A melhor análise sobre a CES 2011:
This year’s show, Dediu argues, marks the end of the PC-era: it’s finally being disrupted. The basic concept of disruption is that a low-end offering (in this case, tablets) emerges to displace existing solution (PCs). The reason this takes place is that the current solution has improved to such an extent that it provides more performance than a majority of users able to usefully employ.
This means that the iPad and its many clones were not really the main story of the show. The main story — which almost nobody covered — was that this year’s CES marks the beginning of the end for Microsoft and Intel.
This transition has been a long time coming in the PC industry. Ironically enough, both of these two big players have seen the writing on the wall for almost a decade. But as is so often the case, incumbents find it immensely hard to disrupt themselves.
Both Microsoft and Intel have suffered from the same problem that most successful companies face when dealing with disruption. They cannot find a way to profitably invest in low-end offerings. Think about it from Microsoft’s point of view: now that Windows 7 has been developed, to sell another copy, they don’t have to do a single thing. Because of this, it becomes very hard for any executive to advocate the complete development of a low cost OS that will run on tablets: not only would it cost Microsoft a lot to develop, but it would result in cannibalization of its core product sales. Intel has the exact same issue. Why focus on Atom, or an even lower-end chip, when there is so much more margin to be made by focusing on its multi-core desktop processors?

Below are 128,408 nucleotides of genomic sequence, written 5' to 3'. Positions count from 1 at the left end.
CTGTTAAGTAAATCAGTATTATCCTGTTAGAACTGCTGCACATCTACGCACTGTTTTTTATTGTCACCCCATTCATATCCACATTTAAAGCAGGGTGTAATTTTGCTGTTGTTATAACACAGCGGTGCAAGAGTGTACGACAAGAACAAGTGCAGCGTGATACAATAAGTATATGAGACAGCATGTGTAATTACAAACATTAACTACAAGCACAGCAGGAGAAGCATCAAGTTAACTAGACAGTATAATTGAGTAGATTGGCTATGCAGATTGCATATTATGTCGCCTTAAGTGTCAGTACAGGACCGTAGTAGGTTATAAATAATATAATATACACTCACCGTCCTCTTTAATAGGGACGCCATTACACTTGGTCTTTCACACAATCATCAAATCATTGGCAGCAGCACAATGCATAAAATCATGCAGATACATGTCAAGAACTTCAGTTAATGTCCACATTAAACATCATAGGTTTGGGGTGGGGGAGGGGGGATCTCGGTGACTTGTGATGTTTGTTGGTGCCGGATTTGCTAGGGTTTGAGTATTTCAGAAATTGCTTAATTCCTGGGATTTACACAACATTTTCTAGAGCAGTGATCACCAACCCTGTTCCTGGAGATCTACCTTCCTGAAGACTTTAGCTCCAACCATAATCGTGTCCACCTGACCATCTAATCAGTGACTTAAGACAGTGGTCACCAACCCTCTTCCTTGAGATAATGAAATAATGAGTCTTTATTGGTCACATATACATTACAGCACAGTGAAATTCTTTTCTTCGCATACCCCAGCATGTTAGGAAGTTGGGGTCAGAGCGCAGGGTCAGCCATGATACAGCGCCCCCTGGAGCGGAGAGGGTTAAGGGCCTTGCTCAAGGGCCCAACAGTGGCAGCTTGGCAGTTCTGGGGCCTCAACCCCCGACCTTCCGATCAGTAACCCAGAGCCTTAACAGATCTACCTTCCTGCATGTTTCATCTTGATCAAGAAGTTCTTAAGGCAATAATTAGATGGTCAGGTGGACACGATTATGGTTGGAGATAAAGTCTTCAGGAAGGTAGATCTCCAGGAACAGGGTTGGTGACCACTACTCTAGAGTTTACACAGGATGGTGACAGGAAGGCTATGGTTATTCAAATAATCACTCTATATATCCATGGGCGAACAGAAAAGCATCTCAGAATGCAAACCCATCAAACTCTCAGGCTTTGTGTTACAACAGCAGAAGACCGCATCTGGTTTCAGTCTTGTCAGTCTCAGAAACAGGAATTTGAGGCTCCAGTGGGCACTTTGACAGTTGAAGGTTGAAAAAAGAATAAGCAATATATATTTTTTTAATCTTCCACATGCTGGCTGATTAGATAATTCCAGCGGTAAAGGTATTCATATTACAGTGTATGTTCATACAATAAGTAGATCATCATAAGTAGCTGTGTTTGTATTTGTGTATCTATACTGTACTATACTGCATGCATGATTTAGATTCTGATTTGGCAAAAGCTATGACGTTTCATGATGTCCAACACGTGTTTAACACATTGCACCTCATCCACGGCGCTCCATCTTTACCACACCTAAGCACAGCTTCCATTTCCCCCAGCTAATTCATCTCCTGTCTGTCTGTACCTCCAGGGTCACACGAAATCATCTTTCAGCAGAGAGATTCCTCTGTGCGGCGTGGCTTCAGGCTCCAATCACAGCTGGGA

This would be fine — except for the coming extinction of the PC.
The wheels are just starting to fall off. At CES, for the first time, almost all of Microsoft’s OEM partners abandoned Microsoft exclusivity; and Microsoft’s next-generation operating system has abandoned Intel exclusively for the first time. There’s no reason to believe that either of the two companies are going to be able to turn this around. On one hand, ARM processors are perfect for powering these handheld devices. Manufacturers can customize to their heart’s content. And Android is on track to dominate the operating system space (though maybe not profitably). Both ARM and Android — Armdroid — are providing everything that tablet manufacturers need, and doing it more effectively and at a lower cost than Microsoft and Intel are able to.